Sunday, 22 September 2013

Draken Harald Fairhair

Now that's an oar and a half.
It is 23 feet (7 metres) long and there are 50 of them powering the Draken Harald Fairhair, a reconstruction of a Viking storskipene, a large ocean-going warship dating from the time of Harald Fairhair, the king who unified Norway in the 10th century.
The ship was due to make an epic row this year from her base in Haugesund, a port on the bottom left-hand corner of Norway, to Istanbul, well known to the Vikings as Constantinople.
The first leg across the North Sea to Liverpool was assigned to a squad of 60 rowers from Liverpool Victoria RC and other clubs, who went through a rigorous training programme only to find at the last minute that the testing programme was not complete and the voyage had been postponed to 2014. So instead they went to Norway for the Karmoy Viking Festival to row this amazing ship in her home waters.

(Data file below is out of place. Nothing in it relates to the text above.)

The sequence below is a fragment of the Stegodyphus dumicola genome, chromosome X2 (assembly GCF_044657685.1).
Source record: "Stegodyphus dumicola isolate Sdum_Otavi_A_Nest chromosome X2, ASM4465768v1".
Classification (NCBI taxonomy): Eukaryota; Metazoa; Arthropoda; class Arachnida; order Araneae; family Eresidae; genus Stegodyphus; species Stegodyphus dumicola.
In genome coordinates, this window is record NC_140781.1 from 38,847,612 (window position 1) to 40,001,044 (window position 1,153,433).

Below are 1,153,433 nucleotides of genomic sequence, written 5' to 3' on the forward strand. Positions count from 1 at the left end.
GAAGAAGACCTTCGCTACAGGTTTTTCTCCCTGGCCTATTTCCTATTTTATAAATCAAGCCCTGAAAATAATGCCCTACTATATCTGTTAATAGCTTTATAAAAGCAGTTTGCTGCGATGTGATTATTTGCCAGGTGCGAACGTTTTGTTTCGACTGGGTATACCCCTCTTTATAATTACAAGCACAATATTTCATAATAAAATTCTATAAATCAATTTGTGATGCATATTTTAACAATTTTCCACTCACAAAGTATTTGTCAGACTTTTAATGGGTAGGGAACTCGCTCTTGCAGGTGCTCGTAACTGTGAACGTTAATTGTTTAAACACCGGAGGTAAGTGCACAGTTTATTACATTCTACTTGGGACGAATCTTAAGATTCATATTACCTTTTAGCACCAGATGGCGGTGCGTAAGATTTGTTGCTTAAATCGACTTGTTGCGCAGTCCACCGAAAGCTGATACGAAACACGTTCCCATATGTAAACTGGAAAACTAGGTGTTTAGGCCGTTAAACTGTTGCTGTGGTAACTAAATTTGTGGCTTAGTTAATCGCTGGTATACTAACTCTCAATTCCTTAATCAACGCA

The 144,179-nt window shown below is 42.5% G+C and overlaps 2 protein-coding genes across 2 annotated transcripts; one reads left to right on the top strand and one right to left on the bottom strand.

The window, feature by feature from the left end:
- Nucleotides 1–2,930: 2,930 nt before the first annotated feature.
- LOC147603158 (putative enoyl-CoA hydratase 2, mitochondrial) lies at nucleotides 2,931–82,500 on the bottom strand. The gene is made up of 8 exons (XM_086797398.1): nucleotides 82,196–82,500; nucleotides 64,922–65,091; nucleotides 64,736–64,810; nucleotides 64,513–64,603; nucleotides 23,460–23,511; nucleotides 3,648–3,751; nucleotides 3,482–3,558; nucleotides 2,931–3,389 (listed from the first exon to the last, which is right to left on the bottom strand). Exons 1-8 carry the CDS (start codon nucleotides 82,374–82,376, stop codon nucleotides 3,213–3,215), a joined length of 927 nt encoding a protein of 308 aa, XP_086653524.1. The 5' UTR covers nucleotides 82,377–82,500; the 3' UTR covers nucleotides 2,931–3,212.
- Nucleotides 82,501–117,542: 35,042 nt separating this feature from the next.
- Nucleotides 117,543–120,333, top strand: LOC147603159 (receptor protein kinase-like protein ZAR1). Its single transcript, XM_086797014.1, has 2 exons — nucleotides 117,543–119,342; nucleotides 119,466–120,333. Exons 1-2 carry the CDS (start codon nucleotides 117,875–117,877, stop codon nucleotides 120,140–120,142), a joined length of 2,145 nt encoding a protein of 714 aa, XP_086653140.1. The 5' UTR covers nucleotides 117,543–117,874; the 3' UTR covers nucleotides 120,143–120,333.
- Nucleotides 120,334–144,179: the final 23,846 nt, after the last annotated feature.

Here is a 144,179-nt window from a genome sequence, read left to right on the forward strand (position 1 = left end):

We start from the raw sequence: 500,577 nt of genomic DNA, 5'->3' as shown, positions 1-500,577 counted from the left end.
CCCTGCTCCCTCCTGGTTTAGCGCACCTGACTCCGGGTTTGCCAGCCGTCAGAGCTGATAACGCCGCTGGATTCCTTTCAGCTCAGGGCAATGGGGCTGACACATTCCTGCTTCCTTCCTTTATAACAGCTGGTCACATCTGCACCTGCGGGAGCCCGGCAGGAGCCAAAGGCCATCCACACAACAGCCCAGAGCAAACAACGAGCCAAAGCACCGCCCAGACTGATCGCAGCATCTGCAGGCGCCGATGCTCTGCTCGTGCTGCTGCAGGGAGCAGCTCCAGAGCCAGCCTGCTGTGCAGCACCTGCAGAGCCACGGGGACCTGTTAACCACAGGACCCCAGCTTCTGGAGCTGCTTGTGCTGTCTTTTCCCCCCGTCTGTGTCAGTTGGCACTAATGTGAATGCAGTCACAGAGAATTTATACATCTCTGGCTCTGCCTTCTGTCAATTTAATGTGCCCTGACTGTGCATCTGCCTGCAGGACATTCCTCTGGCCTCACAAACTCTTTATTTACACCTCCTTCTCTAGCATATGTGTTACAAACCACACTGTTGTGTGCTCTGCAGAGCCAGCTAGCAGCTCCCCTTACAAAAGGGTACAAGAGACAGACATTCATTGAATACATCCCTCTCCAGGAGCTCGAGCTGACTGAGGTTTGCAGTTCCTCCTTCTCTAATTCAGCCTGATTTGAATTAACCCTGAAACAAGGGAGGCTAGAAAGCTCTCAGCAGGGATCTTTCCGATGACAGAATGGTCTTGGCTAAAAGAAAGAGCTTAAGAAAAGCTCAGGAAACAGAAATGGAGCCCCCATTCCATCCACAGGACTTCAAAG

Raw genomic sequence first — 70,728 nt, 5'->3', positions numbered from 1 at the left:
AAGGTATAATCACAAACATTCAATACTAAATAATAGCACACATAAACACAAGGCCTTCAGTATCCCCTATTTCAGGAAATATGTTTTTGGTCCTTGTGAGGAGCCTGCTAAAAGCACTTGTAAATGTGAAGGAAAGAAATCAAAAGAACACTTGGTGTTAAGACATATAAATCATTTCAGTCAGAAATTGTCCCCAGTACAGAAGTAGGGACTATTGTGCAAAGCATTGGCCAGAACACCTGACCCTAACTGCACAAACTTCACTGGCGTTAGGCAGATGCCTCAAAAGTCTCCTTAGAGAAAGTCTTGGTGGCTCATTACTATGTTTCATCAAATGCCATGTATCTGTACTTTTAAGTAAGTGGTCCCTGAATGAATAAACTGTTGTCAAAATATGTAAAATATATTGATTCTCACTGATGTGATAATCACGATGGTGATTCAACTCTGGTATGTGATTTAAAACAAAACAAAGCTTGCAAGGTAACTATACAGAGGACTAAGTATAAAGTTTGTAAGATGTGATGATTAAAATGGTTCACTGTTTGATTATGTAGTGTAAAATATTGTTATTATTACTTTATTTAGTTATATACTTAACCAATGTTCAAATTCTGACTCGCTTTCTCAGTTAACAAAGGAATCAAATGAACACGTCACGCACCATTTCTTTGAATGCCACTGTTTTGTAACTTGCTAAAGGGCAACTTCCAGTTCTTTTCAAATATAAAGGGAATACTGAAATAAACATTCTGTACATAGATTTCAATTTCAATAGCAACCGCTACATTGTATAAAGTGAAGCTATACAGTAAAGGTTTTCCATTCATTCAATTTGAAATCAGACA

Club member Heather Parry is quoted in the latest edition of Rowing & Regatta: 
"We pushed off and began to learn a completely different style of rowing, which involves pausing at tap down for two seconds before taking the next stroke. After a few attempts we managed to get a reasonable rhythm, although tapping down with a small tree and having to follow a stroke who is about 30 metres in front of you isn't easy."
The top two pictures are from the ship's website here. The picture below shows LVRC rowers getting to terms with the oars - lots more great pics here.


Jeremy said...

Quote: "Now that's an oar and a half.
It is 13 feet (7 metres) long"

Certainly a mighty big oar, but is it 13 feet (3.962m) long or 7m (~23 feet) long?

I'd hazard a guess that the oars are really 23 feet long, from the look of them.

Chris Partridge said...

Well spotted that man...a slip of the keyboard there. The oars are 23ft not 13ft long. Corrected.